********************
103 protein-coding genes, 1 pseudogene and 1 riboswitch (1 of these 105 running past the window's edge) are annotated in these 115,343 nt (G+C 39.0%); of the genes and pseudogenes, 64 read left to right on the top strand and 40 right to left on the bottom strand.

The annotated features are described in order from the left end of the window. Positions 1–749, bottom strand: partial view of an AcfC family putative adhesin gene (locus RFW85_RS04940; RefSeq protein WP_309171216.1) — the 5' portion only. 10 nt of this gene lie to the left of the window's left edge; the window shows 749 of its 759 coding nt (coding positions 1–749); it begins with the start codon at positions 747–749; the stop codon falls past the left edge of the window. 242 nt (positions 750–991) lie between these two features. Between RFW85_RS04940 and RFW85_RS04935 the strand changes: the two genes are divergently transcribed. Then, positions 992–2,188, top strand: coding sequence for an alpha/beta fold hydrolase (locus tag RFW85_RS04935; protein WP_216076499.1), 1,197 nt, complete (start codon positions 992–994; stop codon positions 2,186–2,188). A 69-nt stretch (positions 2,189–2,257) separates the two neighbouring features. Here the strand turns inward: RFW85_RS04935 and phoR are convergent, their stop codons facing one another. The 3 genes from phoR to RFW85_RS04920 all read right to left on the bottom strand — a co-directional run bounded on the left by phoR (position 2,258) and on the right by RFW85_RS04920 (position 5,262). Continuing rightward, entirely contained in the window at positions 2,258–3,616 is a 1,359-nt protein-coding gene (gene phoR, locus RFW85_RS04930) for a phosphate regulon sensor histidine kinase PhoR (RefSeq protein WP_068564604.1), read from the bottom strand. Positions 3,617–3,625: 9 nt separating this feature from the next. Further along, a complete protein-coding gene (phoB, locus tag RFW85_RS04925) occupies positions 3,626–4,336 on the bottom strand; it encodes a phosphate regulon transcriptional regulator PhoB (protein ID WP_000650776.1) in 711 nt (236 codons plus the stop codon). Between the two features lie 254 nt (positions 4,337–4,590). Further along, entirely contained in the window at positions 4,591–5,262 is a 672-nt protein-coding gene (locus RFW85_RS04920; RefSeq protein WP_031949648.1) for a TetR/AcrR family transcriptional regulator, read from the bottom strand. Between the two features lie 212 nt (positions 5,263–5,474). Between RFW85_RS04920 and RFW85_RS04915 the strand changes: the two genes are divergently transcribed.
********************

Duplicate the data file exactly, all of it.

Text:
103 protein-coding genes, 1 pseudogene and 1 riboswitch (1 of these 105 running past the window's edge) are annotated in these 115,343 nt (G+C 39.0%); of the genes and pseudogenes, 64 read left to right on the top strand and 40 right to left on the bottom strand.

The annotated features are described in order from the left end of the window. Positions 1–749, bottom strand: partial view of an AcfC family putative adhesin gene (locus RFW85_RS04940; RefSeq protein WP_309171216.1) — the 5' portion only. 10 nt of this gene lie to the left of the window's left edge; the window shows 749 of its 759 coding nt (coding positions 1–749); it begins with the start codon at positions 747–749; the stop codon falls past the left edge of the window. 242 nt (positions 750–991) lie between these two features. Between RFW85_RS04940 and RFW85_RS04935 the strand changes: the two genes are divergently transcribed. Then, positions 992–2,188, top strand: coding sequence for an alpha/beta fold hydrolase (locus tag RFW85_RS04935; protein WP_216076499.1), 1,197 nt, complete (start codon positions 992–994; stop codon positions 2,186–2,188). A 69-nt stretch (positions 2,189–2,257) separates the two neighbouring features. Here the strand turns inward: RFW85_RS04935 and phoR are convergent, their stop codons facing one another. The 3 genes from phoR to RFW85_RS04920 all read right to left on the bottom strand — a co-directional run bounded on the left by phoR (position 2,258) and on the right by RFW85_RS04920 (position 5,262). Continuing rightward, entirely contained in the window at positions 2,258–3,616 is a 1,359-nt protein-coding gene (gene phoR, locus RFW85_RS04930) for a phosphate regulon sensor histidine kinase PhoR (RefSeq protein WP_068564604.1), read from the bottom strand. Positions 3,617–3,625: 9 nt separating this feature from the next. Further along, a complete protein-coding gene (phoB, locus tag RFW85_RS04925) occupies positions 3,626–4,336 on the bottom strand; it encodes a phosphate regulon transcriptional regulator PhoB (protein ID WP_000650776.1) in 711 nt (236 codons plus the stop codon). Between the two features lie 254 nt (positions 4,337–4,590). Further along, entirely contained in the window at positions 4,591–5,262 is a 672-nt protein-coding gene (locus RFW85_RS04920; RefSeq protein WP_031949648.1) for a TetR/AcrR family transcriptional regulator, read from the bottom strand. Between the two features lie 212 nt (positions 5,263–5,474). Between RFW85_RS04920 and RFW85_RS04915 the strand changes: the two genes are divergently transcribed.